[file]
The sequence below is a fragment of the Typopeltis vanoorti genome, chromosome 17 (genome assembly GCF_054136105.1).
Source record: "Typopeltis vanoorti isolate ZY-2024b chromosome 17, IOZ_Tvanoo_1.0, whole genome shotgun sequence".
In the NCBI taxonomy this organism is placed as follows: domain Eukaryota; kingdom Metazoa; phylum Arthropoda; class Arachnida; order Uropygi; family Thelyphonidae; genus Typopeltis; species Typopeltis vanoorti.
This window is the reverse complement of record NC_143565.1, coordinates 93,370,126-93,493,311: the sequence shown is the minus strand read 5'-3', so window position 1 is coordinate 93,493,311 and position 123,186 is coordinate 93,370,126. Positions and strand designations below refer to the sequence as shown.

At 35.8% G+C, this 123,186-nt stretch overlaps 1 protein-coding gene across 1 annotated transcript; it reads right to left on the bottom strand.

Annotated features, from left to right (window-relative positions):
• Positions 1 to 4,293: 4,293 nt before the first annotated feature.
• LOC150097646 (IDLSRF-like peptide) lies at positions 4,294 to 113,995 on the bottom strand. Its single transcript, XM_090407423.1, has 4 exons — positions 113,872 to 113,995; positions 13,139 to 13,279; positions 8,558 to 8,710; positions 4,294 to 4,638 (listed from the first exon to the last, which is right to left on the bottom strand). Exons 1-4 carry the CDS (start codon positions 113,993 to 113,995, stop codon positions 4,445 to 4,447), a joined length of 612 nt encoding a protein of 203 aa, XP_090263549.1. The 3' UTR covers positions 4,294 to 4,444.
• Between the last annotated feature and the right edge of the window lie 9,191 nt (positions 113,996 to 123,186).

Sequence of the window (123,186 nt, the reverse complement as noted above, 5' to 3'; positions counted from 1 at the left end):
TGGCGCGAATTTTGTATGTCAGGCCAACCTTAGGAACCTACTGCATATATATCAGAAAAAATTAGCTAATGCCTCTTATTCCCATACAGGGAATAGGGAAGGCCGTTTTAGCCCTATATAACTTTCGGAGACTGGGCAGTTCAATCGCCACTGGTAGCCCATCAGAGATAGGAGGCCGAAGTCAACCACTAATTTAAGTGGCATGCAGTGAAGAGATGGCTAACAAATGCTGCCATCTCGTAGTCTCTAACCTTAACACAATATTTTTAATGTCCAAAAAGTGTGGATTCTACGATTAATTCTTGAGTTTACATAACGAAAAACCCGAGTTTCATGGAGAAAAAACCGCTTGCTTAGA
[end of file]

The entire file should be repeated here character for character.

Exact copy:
The sequence below is a fragment of the Typopeltis vanoorti genome, chromosome 17 (genome assembly GCF_054136105.1).
Source record: "Typopeltis vanoorti isolate ZY-2024b chromosome 17, IOZ_Tvanoo_1.0, whole genome shotgun sequence".
In the NCBI taxonomy this organism is placed as follows: domain Eukaryota; kingdom Metazoa; phylum Arthropoda; class Arachnida; order Uropygi; family Thelyphonidae; genus Typopeltis; species Typopeltis vanoorti.
This window is the reverse complement of record NC_143565.1, coordinates 93,370,126-93,493,311: the sequence shown is the minus strand read 5'-3', so window position 1 is coordinate 93,493,311 and position 123,186 is coordinate 93,370,126. Positions and strand designations below refer to the sequence as shown.

At 35.8% G+C, this 123,186-nt stretch overlaps 1 protein-coding gene across 1 annotated transcript; it reads right to left on the bottom strand.

Annotated features, from left to right (window-relative positions):
• Positions 1 to 4,293: 4,293 nt before the first annotated feature.
• LOC150097646 (IDLSRF-like peptide) lies at positions 4,294 to 113,995 on the bottom strand. Its single transcript, XM_090407423.1, has 4 exons — positions 113,872 to 113,995; positions 13,139 to 13,279; positions 8,558 to 8,710; positions 4,294 to 4,638 (listed from the first exon to the last, which is right to left on the bottom strand). Exons 1-4 carry the CDS (start codon positions 113,993 to 113,995, stop codon positions 4,445 to 4,447), a joined length of 612 nt encoding a protein of 203 aa, XP_090263549.1. The 3' UTR covers positions 4,294 to 4,444.
• Between the last annotated feature and the right edge of the window lie 9,191 nt (positions 113,996 to 123,186).

Sequence of the window (123,186 nt, the reverse complement as noted above, 5' to 3'; positions counted from 1 at the left end):
TGGCGCGAATTTTGTATGTCAGGCCAACCTTAGGAACCTACTGCATATATATCAGAAAAAATTAGCTAATGCCTCTTATTCCCATACAGGGAATAGGGAAGGCCGTTTTAGCCCTATATAACTTTCGGAGACTGGGCAGTTCAATCGCCACTGGTAGCCCATCAGAGATAGGAGGCCGAAGTCAACCACTAATTTAAGTGGCATGCAGTGAAGAGATGGCTAACAAATGCTGCCATCTCGTAGTCTCTAACCTTAACACAATATTTTTAATGTCCAAAAAGTGTGGATTCTACGATTAATTCTTGAGTTTACATAACGAAAAACCCGAGTTTCATGGAGAAAAAACCGCTTGCTTAGA